Ships on the tidal Thames which meet tight environmental standards in 2019 will secure a 10% reduction in vessel conservancy charges payable to the Port of London Authority (PLA).
The increased discount, 5% more than in 2018, applies to all craft registered with the International Maritime Organisation, whose emissions have an Environmental Ship Index rating of 30 or more.
Last year, 209 vessels achieving this standard called on the Thames, up from 150 in 2017. The cleaner vessels visited the port a total of 418 times, up from 338 on the previous 12 months.
“The take-up of the discount for cleaner ships has been really positive,” commented PLA chief executive, Robin Mortimer. “We’ve chosen to increase the discount to make it even more attractive for operators to introduce cleaner vessels and use them on the Thames.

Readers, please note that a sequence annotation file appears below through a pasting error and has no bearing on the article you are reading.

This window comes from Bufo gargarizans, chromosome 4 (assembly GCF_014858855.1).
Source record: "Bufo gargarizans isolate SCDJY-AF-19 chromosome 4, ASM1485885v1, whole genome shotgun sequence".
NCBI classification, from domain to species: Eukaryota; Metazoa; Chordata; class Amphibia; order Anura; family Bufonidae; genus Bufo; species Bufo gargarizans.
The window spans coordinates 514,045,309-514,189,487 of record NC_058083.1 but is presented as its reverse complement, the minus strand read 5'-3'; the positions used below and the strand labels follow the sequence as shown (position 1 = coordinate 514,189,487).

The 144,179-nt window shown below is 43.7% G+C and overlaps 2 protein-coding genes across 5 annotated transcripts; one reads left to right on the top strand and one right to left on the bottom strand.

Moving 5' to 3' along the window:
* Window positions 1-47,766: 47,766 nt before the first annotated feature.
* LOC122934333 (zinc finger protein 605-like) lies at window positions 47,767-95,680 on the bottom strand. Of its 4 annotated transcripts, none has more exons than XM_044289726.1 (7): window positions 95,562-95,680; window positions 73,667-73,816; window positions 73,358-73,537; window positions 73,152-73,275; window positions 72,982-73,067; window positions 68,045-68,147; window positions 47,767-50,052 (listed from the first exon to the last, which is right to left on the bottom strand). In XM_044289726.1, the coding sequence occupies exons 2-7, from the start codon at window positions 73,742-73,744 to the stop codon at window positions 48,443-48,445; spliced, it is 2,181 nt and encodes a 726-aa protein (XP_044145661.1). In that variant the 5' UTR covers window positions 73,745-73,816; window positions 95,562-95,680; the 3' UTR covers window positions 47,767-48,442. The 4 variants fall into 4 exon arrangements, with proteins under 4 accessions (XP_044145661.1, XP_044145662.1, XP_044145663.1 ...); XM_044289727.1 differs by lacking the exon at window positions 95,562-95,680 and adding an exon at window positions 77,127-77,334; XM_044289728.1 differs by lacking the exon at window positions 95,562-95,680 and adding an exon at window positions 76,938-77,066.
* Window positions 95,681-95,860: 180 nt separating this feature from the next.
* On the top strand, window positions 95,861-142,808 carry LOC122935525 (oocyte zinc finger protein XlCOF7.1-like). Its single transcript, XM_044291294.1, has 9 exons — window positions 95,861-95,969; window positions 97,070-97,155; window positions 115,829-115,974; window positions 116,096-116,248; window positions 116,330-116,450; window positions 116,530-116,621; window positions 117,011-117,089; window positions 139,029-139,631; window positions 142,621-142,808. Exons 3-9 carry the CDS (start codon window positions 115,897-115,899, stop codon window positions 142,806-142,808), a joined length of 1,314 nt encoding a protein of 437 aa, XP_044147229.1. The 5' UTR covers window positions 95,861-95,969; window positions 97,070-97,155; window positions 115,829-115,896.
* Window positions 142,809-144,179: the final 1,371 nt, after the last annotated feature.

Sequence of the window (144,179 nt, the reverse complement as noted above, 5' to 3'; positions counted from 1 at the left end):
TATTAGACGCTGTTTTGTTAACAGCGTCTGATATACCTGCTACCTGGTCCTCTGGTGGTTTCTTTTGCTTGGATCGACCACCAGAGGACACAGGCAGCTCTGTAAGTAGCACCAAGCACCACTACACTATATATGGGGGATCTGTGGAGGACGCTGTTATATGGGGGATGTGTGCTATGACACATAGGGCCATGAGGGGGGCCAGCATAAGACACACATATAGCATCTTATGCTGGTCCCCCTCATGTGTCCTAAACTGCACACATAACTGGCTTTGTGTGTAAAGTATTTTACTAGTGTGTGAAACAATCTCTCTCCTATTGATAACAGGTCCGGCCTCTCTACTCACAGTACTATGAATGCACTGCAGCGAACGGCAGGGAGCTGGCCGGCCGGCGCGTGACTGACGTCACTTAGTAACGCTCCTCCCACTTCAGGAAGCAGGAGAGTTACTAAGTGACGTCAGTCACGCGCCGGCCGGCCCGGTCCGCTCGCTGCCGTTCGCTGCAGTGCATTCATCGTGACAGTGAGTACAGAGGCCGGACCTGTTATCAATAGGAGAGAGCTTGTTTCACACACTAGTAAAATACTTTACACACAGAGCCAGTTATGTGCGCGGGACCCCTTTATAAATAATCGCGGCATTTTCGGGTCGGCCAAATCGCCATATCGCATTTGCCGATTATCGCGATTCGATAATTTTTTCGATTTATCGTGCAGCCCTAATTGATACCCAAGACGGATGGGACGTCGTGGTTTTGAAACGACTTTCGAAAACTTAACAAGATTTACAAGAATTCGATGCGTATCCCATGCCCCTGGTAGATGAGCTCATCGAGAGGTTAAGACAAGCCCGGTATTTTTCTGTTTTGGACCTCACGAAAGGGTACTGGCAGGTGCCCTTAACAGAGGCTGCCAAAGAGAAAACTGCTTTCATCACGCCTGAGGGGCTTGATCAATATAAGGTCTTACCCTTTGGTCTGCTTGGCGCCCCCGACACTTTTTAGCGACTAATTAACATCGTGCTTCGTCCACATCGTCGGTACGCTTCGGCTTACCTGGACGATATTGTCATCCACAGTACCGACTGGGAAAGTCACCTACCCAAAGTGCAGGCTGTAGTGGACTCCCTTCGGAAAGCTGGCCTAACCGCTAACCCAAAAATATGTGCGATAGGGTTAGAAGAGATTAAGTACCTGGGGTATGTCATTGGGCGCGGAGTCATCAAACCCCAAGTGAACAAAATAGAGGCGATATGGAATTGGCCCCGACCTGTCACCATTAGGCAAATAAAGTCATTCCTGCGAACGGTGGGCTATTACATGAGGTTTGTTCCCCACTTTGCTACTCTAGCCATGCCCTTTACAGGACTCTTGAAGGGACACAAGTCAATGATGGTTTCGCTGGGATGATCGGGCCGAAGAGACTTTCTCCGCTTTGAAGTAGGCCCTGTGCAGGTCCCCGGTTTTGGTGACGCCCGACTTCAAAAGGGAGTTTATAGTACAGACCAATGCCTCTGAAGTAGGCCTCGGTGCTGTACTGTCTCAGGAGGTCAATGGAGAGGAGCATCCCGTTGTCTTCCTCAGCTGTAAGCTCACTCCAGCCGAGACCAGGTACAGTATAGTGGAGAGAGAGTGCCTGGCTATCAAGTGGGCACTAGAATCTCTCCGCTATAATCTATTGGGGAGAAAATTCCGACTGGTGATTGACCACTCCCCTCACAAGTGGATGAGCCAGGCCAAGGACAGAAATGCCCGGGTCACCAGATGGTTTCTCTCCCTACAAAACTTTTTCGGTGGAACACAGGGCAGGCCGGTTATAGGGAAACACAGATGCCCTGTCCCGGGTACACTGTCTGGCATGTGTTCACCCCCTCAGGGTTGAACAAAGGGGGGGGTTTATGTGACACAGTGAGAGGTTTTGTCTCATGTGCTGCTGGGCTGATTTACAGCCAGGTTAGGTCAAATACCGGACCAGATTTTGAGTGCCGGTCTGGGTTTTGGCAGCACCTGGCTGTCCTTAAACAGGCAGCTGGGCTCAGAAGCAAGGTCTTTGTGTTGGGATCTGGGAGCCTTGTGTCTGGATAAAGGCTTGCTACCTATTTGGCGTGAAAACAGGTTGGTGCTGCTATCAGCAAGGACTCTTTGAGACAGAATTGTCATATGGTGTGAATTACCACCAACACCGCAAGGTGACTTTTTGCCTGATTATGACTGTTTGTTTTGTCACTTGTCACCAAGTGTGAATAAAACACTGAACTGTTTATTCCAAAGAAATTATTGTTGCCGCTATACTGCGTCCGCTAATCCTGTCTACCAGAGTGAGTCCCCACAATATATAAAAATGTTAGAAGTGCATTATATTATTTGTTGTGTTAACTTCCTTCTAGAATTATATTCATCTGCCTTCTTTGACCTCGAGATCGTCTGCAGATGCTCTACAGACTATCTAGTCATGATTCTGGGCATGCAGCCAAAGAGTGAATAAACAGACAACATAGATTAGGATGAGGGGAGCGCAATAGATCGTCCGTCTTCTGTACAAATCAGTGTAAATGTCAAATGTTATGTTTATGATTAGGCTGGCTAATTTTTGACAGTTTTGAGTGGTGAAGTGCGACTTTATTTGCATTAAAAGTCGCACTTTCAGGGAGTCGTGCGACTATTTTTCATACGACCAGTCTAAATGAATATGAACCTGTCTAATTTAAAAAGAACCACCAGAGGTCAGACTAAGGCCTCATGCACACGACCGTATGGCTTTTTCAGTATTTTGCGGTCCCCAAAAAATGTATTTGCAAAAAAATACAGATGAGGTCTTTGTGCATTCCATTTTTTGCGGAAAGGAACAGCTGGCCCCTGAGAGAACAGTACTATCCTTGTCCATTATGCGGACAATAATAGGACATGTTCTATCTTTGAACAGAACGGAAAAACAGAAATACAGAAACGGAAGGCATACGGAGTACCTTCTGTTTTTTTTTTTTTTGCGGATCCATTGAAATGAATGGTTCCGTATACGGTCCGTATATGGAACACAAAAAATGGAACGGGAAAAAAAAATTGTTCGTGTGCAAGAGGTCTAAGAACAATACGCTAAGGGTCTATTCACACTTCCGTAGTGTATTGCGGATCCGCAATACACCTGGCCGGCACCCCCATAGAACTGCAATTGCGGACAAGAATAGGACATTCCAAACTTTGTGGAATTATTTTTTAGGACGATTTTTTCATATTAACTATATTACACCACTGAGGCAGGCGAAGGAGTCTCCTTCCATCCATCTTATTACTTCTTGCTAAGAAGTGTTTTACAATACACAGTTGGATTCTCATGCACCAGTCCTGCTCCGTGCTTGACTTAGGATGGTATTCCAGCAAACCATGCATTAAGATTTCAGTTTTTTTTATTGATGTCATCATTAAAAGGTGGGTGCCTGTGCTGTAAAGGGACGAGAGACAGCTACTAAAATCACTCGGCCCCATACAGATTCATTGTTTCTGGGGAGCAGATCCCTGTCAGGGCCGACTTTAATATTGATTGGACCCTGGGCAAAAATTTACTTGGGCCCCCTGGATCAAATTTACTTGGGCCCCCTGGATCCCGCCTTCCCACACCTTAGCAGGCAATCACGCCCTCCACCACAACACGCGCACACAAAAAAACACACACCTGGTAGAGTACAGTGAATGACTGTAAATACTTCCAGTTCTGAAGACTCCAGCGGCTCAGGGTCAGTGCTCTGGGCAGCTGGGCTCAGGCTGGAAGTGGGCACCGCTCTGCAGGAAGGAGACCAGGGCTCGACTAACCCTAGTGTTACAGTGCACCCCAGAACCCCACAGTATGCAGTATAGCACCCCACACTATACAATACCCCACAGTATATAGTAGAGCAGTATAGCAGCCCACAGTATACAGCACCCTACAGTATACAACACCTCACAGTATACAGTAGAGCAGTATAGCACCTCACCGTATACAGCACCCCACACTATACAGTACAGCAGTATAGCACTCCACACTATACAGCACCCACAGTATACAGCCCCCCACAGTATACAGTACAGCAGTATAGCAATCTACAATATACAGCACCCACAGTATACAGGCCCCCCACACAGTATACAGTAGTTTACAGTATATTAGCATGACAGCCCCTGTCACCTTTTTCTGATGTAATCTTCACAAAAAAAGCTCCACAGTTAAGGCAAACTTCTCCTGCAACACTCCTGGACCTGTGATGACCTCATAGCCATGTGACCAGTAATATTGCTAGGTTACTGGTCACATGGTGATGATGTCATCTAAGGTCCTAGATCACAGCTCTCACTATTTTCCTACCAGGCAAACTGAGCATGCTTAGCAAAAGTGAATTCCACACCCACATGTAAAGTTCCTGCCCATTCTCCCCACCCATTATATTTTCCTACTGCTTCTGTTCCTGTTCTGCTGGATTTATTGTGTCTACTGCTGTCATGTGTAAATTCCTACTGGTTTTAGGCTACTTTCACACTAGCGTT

“This is part of a broad suite of work we are doing as part of our Air Quality Strategy. Later this year we will launch Leader, the UK’s first hybrid pilot cutter, which will run on electricity for the majority of the time, rather than diesel.
“We will shortly be starting air quality monitoring in Greenwich too.”
Leader is in the final stages of production at Goodchild Marine’s boatyard in Great Yarmouth, Norfolk. It will join the PLA’s Gravesend-based fleet, which deliver pilots to visiting ships, so that they can be safely guided into, and out of, port.
Other recent measures introduced by the PLA to reduce its carbon footprint include the installation of solar panels to illuminate over 42 river channel marker buoys that guide vessels up and down the Thames’ tidal stretches.
On Monday 28 January, Robin Mortimer is due to brief peers and MPs on the PLA’s determination to minimise airborne pollutants entering the atmosphere, on and along side the Thames, from the North Sea to Teddington. He will update members of the All-Party Parliamentary Maritime and Ports Group on progress being made towards the air quality goals set out in the PLA’s 2035 Thames Vision, the result of an extensive, two-year consultation with river stakeholders.